A reviews round-up of Kwame Kwei-Armah’s One Night In Miami… at the Donmar Warehouse.
For the opening play in the Donmar’s mainstage 2016 Autumn Season Director Kwame Kwei-Armah returns to the UK with a new production of One Night in Miami…, Kemp Powers’ fictional account of a real night in 1964.
Cassius Clay, having just won the world heavyweight boxing title chooses to celebrate in a Miami hotel room with three close friends – activist Malcolm X, singer Sam Cooke and American football star Jim Brown, this fictional account imagines what might have happened in that tiny hotel room.
Starring David Ajala as Jim Brown, Francois Battiste as Malcolm X, Sope Dirisu as Cassius Clay, and Arinzé Kene as Sam Cooke, with Dwane Walcott as Kareem and Josh Williams as Jamaal
One Night in Miami… runs from 6 October 2016 until 3 December 2016 at Donmar Warehouse.
Here’s a round-up of reviews from The Guardian, Time Out, Evening Standard and The Stage.
"‘One Night in Miami… is a parable about a crucial time in US history, when black Americans were becoming the world’s biggest celebrities just as the African-American civil rights movement was finally getting somewhere."
"At first, it seems to be all about Sope Dirisu’s wonderfully Tiggerish Cassius Clay, who bounds into the room all fired up, endearingly in love with himself as he excitedly relives his epochal fight with Sonny Liston. But Powers and director Kwame Kwei-Armah (his first UK production in yonks) allow Clay’s bluster to fade after a while. In a finely balanced production. David Ajala is hugely likeable as the socially conscious but pragmatic Brown, while Arinzé Kene is spectacular as the incandescently talented Cooke (he sings, really bloody well)."
"But this night really belongs to US actor Francois Battiste, superb as Malcolm X. The odd man out in the room, his icy presence is awkward and discomfiting; his dry, urbane tones slice through the younger men’s enthusiasm like a knife. He manipulates them all: Clay is in awe of him, Cooke is belittled by him."
"As a piece of writing ‘One Night in Miami…’ is middleweight, not heavyweight, but the cast are an absolute knockout, and it gains extra muscle in the age of Black Lives Matter."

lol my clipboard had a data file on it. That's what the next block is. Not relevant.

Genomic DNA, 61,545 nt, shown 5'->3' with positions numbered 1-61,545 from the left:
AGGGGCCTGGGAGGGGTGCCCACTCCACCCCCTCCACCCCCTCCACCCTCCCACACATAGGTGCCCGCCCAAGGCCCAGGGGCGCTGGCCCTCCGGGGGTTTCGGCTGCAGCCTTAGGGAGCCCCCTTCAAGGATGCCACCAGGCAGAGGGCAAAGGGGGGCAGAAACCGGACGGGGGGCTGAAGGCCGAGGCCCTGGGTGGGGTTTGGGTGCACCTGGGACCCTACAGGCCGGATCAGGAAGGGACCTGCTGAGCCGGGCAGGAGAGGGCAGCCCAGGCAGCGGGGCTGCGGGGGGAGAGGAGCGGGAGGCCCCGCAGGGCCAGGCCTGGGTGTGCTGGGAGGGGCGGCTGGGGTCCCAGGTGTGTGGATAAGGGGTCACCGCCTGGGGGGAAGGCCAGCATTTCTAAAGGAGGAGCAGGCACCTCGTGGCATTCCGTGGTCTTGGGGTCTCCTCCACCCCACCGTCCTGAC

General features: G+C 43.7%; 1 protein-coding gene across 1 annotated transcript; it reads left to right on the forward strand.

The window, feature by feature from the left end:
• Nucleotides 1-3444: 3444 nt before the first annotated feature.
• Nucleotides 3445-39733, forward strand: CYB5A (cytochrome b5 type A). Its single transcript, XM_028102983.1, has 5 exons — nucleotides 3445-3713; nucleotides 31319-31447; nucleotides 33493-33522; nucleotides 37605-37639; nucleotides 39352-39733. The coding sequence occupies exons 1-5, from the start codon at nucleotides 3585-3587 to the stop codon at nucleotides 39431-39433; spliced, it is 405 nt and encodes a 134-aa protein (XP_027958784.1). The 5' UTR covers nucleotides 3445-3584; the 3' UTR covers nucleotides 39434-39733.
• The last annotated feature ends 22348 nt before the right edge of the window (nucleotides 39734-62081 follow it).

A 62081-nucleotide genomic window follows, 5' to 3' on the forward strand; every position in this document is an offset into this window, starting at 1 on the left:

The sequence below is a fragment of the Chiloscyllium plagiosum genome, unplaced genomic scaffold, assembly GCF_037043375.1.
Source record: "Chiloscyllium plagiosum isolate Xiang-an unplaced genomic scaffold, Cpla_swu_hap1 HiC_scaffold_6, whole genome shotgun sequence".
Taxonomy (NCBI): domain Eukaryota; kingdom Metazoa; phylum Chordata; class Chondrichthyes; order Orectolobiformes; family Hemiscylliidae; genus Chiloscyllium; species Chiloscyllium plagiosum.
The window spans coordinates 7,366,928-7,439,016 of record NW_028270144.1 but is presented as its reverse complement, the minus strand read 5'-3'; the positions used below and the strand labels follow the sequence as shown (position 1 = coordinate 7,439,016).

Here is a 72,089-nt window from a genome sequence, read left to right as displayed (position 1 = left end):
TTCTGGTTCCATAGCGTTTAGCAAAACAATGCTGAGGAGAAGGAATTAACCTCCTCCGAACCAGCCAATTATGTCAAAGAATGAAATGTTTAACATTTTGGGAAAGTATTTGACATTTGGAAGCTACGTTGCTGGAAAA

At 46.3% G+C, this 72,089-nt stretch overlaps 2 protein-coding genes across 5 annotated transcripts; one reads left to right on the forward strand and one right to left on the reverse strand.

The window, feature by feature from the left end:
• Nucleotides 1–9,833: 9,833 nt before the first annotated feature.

Andrezej Lukowski, TimeOut
"This is a snap of black America rather than an analysis. Three very physical performers; one mental jouster. As Malcolm X, François Battiste is precise, clerk-like. Set apart by his spruceness, devoutness, and the lightness of his skin, he hardly gestures, but under stress his cheeks shudder. He needles his companions, trying to rouse them into explicit political commitment, but his own dilemma is completely opaque, entirely unexamined."
"Sope Dirisu’s Clay (sweetly pleased at being pretty) bounces across the stage as if he were in the ring. David Ajala’s Brown is exemplary: a beacon of intelligence as well as physical achievement. And Arinzé Kene’s Cooke sings. The most intensely particular parts of the evening come when he recreates moments from his concerts."
Susannah Clapp, The Observer
"Kemp Powers’ play draws on real events yet imagines a moment of conflict that never actually happened, as a quartet of American superstars relax and trade banter that soon feels barbed. It’s an engaging character study, sensitively directed by Kwame Kwei-Armah."
"Powers’ writing is soulful and, with its sharply topical interest in the politics of race, this 90-minute piece packs a substantial punch."
Henry Hitchings, Evening Standard
"Powers’ play is not structurally adventurous. The men conveniently vacate the room at regular intervals to allow other conversations to take place, and it often feels as if they’re explaining things to each other they would already know."
"Kwame Kwei-Armah’s production can also feel static at times, but he’s assembled a charismatic and engaging cast who successfully humanise these mythic individuals. There are some seriously sweet moments too, particularly when Arinze Kene’s Cooke serenades the audience with You Send Me."
"While Powers hints at these men's flaws – particularly in regard to their absent wives – it's a play about men whose stories matter because the things they hoped for have not yet come to pass, because two of them would die in violence and that still happens all too often, because many people's heroes still don't appear on stamps, because plays with all-black casts are still rare (particularly in the UK), and because sometimes the teller is equally as important as the telling."
Mark Shenton, The Stage